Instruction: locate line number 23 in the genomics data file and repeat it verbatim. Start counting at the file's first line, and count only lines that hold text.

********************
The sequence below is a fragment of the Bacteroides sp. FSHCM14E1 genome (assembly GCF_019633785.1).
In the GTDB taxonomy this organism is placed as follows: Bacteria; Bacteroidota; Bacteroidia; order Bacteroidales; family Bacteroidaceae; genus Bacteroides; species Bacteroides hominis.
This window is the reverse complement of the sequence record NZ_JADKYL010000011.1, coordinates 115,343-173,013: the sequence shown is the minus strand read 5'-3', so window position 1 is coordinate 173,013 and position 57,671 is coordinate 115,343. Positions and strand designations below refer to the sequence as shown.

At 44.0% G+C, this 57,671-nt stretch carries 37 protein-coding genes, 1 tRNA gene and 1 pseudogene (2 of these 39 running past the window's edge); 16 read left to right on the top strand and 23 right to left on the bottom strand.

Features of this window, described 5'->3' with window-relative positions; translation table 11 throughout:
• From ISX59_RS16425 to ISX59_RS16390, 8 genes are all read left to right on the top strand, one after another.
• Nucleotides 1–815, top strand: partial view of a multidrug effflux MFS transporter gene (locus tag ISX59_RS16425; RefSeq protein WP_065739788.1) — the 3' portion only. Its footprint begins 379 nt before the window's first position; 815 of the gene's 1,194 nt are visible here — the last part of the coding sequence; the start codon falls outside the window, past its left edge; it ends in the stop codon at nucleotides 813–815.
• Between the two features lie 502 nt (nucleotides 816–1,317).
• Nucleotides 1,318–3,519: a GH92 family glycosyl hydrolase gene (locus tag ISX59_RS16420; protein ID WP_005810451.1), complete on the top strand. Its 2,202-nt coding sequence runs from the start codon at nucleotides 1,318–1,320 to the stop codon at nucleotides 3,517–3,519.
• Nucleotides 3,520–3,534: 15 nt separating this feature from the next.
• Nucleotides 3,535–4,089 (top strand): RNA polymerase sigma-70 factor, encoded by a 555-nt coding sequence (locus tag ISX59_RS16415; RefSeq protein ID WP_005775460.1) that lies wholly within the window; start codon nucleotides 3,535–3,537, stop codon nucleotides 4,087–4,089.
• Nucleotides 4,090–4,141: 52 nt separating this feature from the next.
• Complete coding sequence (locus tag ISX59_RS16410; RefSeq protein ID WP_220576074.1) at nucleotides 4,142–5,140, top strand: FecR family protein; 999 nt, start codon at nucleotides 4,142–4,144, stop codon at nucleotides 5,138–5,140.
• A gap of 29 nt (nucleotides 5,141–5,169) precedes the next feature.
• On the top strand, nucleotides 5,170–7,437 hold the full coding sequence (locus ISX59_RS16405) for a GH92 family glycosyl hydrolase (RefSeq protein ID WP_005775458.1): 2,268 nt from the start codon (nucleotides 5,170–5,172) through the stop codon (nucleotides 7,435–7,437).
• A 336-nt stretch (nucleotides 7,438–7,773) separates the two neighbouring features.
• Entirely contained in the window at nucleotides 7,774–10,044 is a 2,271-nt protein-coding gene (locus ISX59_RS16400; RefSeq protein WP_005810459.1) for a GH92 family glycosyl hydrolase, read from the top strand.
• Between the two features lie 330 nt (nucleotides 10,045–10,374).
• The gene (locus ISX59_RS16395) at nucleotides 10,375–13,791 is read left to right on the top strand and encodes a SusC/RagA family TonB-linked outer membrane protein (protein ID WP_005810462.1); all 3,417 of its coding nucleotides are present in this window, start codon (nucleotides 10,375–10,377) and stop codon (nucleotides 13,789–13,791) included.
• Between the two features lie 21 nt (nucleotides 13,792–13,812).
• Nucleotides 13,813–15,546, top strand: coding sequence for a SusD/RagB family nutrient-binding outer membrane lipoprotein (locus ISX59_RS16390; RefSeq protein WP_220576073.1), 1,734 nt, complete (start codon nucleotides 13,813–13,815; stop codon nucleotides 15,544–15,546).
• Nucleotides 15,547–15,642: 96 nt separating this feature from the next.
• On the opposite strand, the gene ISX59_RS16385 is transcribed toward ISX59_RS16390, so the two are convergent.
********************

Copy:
• On the opposite strand, the gene ISX59_RS16385 is transcribed toward ISX59_RS16390, so the two are convergent.